Cubbon park plays host to several badminton matches everyday morning. And for those who are keen on playing competitively or simply in a more professional environment, the city is dotted with badminton courts. Take your pick.
Bengaluru has historically been known as a badminton stronghold for several decades now. It has been the proud home to the Prakash Padukone Badminton Academy (PPBA) which has groomed several champions at all levels. One only needs to visit Lalbagh or Cubbon Park in the mornings to see several of Bangalore’s citizens engaged in casual but keenly contested badminton encounters.
Where can you play?
There are a number of private and public facilities in the city catering to badminton players of various age groups. Both casual and competitive players can find a space that is suitable. PPBA caters to Under-18 players and is sponsored by the TATA Capital. In addition there are other organisations that cater to badminton enthusiasts.
There are a host of other clubs and institutions such as the Canara Union in Malleshwaram, the Koramangala Club, the Indiranagar Club, the Domlur Club, the KSCA, the Reliance Club, the Woodrose Club and others, all of which have badminton courts and coaches. Some of these have “pay as you play” options while others provide access to guests of members only. Quite a large number of coaches at these institutions are either former players or those who have taken players to the top levels in badminton.
While some coaches as well as academies work only with talent they have carefully scouted over a period of time, there are others who are willing to coach beginners as well. This is especially encouraging to adults who want to take up badminton, having never tried it before. In fact, some coaches not only work with those with proven capabilities and with a history of success at junior levels, but also those who need one-on-one attention. This would be of interest to serious players with competitive intent, outside of the juniors’ circuit.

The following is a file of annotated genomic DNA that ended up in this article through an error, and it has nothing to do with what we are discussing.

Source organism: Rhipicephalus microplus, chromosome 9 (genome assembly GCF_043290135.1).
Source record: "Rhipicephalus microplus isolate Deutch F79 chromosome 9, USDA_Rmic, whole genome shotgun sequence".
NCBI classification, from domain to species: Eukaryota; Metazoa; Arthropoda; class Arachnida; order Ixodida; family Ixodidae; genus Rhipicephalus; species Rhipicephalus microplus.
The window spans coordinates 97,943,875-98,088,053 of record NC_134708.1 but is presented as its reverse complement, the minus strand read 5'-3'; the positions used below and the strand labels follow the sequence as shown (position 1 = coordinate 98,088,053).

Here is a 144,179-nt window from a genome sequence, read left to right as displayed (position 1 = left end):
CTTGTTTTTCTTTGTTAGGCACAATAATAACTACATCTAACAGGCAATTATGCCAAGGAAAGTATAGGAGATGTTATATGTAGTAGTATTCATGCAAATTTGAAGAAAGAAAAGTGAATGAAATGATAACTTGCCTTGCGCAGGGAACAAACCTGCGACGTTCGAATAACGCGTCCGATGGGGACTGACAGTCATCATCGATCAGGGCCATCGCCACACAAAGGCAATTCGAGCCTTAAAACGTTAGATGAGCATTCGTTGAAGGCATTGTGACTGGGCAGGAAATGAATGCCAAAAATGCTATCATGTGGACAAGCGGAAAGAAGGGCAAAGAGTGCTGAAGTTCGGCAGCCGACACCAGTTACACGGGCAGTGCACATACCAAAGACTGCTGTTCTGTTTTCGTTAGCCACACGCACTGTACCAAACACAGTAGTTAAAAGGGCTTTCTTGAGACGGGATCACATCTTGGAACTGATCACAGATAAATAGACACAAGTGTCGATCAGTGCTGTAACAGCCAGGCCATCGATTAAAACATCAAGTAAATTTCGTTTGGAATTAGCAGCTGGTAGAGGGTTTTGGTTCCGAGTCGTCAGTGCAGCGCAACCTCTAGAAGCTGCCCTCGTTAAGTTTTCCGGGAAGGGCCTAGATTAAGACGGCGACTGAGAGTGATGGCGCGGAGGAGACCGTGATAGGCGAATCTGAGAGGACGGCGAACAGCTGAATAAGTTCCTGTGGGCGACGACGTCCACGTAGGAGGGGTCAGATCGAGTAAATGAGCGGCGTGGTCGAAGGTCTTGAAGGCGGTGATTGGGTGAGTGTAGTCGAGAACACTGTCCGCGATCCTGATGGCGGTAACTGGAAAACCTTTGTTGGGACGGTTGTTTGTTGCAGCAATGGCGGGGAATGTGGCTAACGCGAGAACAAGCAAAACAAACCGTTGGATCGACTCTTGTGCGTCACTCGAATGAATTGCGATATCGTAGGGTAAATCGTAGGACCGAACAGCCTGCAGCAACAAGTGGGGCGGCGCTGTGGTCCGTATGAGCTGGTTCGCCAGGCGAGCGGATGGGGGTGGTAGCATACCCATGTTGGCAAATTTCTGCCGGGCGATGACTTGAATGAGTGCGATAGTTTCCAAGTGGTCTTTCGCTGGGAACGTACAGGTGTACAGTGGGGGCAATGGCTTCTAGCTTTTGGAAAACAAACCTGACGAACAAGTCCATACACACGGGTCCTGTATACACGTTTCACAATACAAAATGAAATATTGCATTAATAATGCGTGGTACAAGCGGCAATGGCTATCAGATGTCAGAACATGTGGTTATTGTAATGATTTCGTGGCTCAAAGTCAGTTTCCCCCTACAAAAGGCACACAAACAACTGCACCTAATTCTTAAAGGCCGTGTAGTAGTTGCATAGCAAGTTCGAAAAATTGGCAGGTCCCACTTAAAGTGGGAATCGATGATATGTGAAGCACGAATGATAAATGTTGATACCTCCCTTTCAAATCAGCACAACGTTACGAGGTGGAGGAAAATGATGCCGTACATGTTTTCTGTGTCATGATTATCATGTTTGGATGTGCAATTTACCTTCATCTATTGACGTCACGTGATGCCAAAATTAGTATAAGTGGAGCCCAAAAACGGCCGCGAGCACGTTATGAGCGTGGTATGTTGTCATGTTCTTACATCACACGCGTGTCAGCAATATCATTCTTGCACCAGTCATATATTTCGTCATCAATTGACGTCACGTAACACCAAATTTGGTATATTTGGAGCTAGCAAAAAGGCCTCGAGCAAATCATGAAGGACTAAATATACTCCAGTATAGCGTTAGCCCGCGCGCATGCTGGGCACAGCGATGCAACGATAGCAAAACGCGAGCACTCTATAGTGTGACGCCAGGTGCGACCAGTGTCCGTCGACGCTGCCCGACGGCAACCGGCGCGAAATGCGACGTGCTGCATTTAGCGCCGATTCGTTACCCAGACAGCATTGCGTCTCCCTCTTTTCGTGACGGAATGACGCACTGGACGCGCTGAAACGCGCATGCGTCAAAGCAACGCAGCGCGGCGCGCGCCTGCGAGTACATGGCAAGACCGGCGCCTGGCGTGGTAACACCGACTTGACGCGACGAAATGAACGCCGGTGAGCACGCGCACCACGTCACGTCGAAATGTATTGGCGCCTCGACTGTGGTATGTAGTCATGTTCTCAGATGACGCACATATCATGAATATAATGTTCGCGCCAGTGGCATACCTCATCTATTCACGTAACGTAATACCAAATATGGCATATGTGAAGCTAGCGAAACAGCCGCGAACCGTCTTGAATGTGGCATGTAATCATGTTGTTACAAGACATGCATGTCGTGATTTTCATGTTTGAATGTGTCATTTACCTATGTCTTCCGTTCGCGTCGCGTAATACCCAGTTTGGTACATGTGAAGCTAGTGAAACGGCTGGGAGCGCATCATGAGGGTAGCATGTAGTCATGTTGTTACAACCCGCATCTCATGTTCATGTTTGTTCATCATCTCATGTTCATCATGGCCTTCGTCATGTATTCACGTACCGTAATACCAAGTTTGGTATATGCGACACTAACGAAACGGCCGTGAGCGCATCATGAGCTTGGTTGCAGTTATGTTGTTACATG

Today even residential complexes, large companies and educational institutions host badminton courts.
What does it cost to play Badminton seriously?
While the courts may charge anywhere from Rs 50 and above for the use of a court for an hour, the primary recurring expense for any badminton player is the shuttle. A single shuttle costs between Rs 40-Rs 100 and may sometimes not even last beyond a single game.
Thus players end up using over three or four shuttles in the course of a single day’s practice. A typical player may use up to three-four racquets a year and these cost around three thousand rupees per racquet. The shoes cost about five thousand rupees a pair which provide the much-needed footing on the wooden courts/synthetic surfaces. One may need as many as half a dozen pairs a year if you are a competitive player.
Coaching costs can vary from Rs 1500-2500 or more a month depending on whether you are a child or an adult. The number also varies from coach to coach. Add these up and a typical badminton player is looking at spending nearly Rs 1.5 lakh or more a year.
Sponsors and government support
While sponsors step in to help out private academies such as the PPBA, the government has also played its part. Government has provided land for facilities, built facilities such as the National Games Village, subsidising the cost of the imported surfaces (which are rolled over the wooden courts) as well as other grants and awards to both individual players and institutions. For successful competitive players, jobs with public sector companies especially the oil marketing companies, also provide valuable financial support.
One of the heartening insights derived from talking to people-in-the-know on badminton in India, is that badminton seems rather well supported especially over the last decade. Although Hyderabad seems to have stolen a march on Bangalore in the last decade, thanks to the excellent badminton infrastructure which came up to support the National Games and other events. Badminton in India seems to have been well supported by both public and private institutions across the country, which can’t be said for too many other sports in the country.
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